When one dreams of an island paradise, Diego Garcia probably isn’t in the picture. Unless, of course, you’re from Diego Garcia, and your family members were among the nearly two thousand people forced off that and neighboring islands a thousand miles south of India between 1968 and 1973 so Americans could pave it and put up a military base. For the Chagossians, as they are called, Diego Garcia was paradise then, replete with azure waters, white sand beaches, swaying coconut trees, and hurricane-free tropical weather, not to mention decent homes and plentiful food. And then the inhabitants were gone. The plights of the people of Diego Garcia and the rest of the Chagos Archipelago propel this revealing, sad, and sometimes enraging book by David Vine, an assistant professor of anthropology at American University in Washington, DC.
Vine was a graduate student in 2001 when the human rights lawyer Michael Tigar asked for his assistance in obtaining some kind of justice for the Chagossians in American and British courts. Vine then traveled to Mauritius, the island off southeastern Africa where most were forced to settle. There he gathered the oral histories that energize Island of Shame with gripping authenticity. But the punch comes from the material he dug up in British and American government archives about the cold decisions that turned Diego Garcia into what it is: a major US naval and air-force base, complete with its own faux American suburb and no discontented locals to worry about. The Chagossians weren’t even permitted to work there.
Their ancestors were black African slaves and indentured servants from South Asia who had been imported by French and later English planters, starting in the 1700s, to harvest coconut oil and dried coconut flesh. Over the centuries, conditions improved to the point that Diego Garcia became the ultimate company town. The Chagossians met their coconut-shelling quotas and in return received adequate food, clothing, and other necessities.
The British garrisoned the island during World War II, but Germany and Japan never threatened. It seemed that life would toggle back to normal. But with the cash-strapped British in full retreat from their colonies, American war planners began to worry about a power vacuum in the region. As it turned out, a bright young man named Stu Barber in the US Navy, inspired by the success of island-based bombers against Japan, already had a scheme for the US to project power into the region without interference from the natives: the Strategic Island Concept.
In 1963, Robert “Blowtorch Bob” Komer, a former CIA man on the John F. Kennedy and Lyndon Johnson National Security Councils, seized on the idea. “This whole area from Suez to Singapore is heating up,” years later he would recall telling the White House. “I was saying, ‘Look, this is an area of the world that is becoming more volatile at the very time when the former strategic balance-holders, the British essentially, are pulling back and that projecting the trend, it’s a more important area.” Kennedy and Johnson both bought in. The British liked it, because they could keep their colony—in name, anyway—while somebody else paid for it. But they also had to answer the question of what to do with the people who’d lived there for centuries.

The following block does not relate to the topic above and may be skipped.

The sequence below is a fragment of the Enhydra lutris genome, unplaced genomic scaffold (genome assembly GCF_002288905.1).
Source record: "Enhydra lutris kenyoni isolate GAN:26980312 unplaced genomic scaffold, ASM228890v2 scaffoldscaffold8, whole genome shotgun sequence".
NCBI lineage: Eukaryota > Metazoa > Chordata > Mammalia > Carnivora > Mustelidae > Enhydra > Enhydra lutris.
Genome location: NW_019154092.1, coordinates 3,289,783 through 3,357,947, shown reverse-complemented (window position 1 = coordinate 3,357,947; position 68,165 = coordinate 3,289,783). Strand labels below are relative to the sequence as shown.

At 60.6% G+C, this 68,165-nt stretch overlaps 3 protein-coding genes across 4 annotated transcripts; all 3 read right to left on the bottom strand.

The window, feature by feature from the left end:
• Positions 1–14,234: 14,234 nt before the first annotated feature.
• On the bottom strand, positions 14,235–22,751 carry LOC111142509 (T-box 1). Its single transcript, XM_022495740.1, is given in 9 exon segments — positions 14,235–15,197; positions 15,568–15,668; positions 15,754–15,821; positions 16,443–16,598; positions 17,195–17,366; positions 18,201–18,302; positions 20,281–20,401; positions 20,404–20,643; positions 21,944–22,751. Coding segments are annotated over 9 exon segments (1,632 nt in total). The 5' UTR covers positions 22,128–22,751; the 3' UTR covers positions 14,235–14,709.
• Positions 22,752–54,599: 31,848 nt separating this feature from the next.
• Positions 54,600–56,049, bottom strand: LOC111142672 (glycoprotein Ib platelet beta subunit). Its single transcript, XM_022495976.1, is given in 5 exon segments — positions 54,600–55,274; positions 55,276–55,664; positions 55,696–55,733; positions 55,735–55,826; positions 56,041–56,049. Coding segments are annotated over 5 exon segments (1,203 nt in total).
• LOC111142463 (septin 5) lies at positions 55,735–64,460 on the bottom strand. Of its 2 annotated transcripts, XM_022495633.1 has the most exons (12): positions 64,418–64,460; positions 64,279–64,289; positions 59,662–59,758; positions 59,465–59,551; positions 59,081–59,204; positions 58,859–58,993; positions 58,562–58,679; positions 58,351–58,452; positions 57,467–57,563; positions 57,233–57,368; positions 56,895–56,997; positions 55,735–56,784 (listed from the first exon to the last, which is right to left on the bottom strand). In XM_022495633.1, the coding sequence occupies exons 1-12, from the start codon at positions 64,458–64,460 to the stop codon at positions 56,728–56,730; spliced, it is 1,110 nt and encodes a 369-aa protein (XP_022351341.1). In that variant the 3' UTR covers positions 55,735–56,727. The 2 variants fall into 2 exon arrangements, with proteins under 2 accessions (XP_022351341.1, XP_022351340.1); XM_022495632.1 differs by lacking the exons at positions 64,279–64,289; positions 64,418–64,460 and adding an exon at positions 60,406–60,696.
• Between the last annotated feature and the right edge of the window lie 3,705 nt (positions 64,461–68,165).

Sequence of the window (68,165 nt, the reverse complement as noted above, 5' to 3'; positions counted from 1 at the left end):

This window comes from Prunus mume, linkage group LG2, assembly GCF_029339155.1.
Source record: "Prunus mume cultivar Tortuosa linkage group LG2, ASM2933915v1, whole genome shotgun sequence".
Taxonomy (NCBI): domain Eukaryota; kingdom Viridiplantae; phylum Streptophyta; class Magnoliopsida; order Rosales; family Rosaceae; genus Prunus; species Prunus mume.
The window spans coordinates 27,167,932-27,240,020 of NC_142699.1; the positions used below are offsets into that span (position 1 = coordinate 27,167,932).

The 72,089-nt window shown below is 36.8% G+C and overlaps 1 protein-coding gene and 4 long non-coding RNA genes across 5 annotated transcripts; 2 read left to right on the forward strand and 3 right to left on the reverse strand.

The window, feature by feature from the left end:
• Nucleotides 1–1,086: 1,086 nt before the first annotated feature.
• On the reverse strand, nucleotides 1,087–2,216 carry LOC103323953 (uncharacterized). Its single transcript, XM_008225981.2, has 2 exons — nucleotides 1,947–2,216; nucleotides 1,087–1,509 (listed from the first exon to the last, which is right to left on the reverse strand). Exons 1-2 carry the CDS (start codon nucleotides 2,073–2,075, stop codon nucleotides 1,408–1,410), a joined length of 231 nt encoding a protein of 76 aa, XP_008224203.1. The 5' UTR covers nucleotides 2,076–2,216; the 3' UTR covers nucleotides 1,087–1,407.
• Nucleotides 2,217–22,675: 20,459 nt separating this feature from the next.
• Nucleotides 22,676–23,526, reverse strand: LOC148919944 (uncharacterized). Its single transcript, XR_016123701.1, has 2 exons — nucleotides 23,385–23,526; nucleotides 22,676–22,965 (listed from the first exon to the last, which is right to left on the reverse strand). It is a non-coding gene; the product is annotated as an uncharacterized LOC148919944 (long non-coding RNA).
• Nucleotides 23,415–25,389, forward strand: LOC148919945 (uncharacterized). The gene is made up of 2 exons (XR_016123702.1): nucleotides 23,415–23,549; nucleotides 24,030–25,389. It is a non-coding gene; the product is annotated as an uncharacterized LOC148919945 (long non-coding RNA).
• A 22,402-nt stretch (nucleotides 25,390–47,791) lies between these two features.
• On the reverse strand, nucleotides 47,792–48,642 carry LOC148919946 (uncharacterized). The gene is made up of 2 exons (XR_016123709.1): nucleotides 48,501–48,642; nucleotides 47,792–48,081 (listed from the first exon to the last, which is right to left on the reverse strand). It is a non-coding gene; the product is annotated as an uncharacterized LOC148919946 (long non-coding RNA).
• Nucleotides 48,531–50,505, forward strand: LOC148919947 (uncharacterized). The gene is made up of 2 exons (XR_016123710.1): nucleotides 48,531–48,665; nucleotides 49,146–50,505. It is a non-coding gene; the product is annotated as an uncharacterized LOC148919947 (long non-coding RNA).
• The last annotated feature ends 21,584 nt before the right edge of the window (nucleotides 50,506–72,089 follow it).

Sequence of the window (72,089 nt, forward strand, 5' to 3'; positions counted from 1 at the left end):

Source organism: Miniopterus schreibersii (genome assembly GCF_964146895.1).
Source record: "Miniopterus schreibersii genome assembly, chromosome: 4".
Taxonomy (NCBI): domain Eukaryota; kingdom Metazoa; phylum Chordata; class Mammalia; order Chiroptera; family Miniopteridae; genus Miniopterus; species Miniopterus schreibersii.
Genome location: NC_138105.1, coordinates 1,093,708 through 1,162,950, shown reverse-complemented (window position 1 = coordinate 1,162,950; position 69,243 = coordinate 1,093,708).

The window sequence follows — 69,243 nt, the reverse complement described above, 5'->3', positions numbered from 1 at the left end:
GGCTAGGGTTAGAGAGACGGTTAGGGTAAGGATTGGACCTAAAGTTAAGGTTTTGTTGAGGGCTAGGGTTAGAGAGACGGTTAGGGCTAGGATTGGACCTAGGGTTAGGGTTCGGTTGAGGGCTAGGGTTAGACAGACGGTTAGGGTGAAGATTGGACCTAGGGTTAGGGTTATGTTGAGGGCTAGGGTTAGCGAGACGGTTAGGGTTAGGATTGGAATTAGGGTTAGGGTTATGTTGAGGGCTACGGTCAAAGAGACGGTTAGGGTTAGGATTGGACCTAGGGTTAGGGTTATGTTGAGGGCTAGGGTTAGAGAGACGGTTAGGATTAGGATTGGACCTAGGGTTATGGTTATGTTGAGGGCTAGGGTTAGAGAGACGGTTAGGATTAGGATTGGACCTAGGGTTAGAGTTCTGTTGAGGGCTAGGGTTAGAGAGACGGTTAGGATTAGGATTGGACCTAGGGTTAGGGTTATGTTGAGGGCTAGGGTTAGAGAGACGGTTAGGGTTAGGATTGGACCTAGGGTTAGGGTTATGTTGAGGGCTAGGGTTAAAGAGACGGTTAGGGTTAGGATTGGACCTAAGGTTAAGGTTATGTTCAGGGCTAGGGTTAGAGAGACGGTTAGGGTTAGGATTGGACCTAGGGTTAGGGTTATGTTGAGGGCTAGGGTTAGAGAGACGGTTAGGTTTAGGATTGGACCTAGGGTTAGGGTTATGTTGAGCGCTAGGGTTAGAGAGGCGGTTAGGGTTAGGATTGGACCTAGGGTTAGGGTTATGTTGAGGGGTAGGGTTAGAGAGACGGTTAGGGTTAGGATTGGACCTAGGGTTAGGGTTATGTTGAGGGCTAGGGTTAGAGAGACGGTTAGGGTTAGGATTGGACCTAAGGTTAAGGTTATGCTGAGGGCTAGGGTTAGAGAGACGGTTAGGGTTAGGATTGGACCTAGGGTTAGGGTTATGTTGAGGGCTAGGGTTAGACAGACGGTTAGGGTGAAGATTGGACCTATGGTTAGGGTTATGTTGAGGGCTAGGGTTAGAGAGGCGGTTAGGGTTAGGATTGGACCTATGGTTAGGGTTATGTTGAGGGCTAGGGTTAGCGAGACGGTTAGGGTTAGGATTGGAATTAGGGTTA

“HMG”—Her Majesty’s Government—“might feel it necessary to consider impact of large military installation on few inhabitants of this small island,” the British Foreign Office cabled Washington. Already, Whitehall was on a path to erasing the Chagossians by definition: “few inhabitants . . . small island.” Vine adroitly excavates the “Orwellian” memos by which British officials redefined the inhabitants as transient laborers so as to strip them of residency rights—and, no small point, to sidestep the declarations of universal human rights that Britain and the United States had endorsed at the United Nations.
Once the paperwork was tidied up, the boom was lowered. The Chagossians never had a chance. Vine tells the story of Rita Bancoult, who took her sick daughter on a four-day voyage to a hospital in Mauritius (where she died because care came too late). When Bancoult showed up at the dock for her return in 1968, she was turned away. “Your island has been sold,” she was told. “You will never go there again.” Everything she owned was there.
Actually, the British had been tightening the noose since it first struck the Diego Garcia deal with Washington in 1966 “under the cover of darkness,” Vine writes; all concerned parties took pains to conceal its true dimensions from Congress and Parliament. Pressure from the State Department, meanwhile, ensured that press reports on the shadowy project were spiked or sanitized. First, food shipments were slowed, then medical care was reduced. The last Chagossians were moved out in 1973. As the islanders waited to board the ship, British agents and US troops rounded up their abandoned dogs, put them in sealed sheds, gassed them, and burned them.
Between 1968 and 1973, all the island natives were sent to, or stranded in, Mauritius and the Seychelles. Most, struggling with unemployment and discrimination, their children mocked and bullied at school, slid into shantytown lives of depression, alcoholism, and drugs, dying prematurely of old people’s diseases such as heart disease and stroke. All they have left today are their stories and dreams, which Vine eloquently recounts. Island of Shame, indeed.
Jeff Stein, a writer based in Washington, DC, is the Spy Talk columnist for Congressional Quarterly.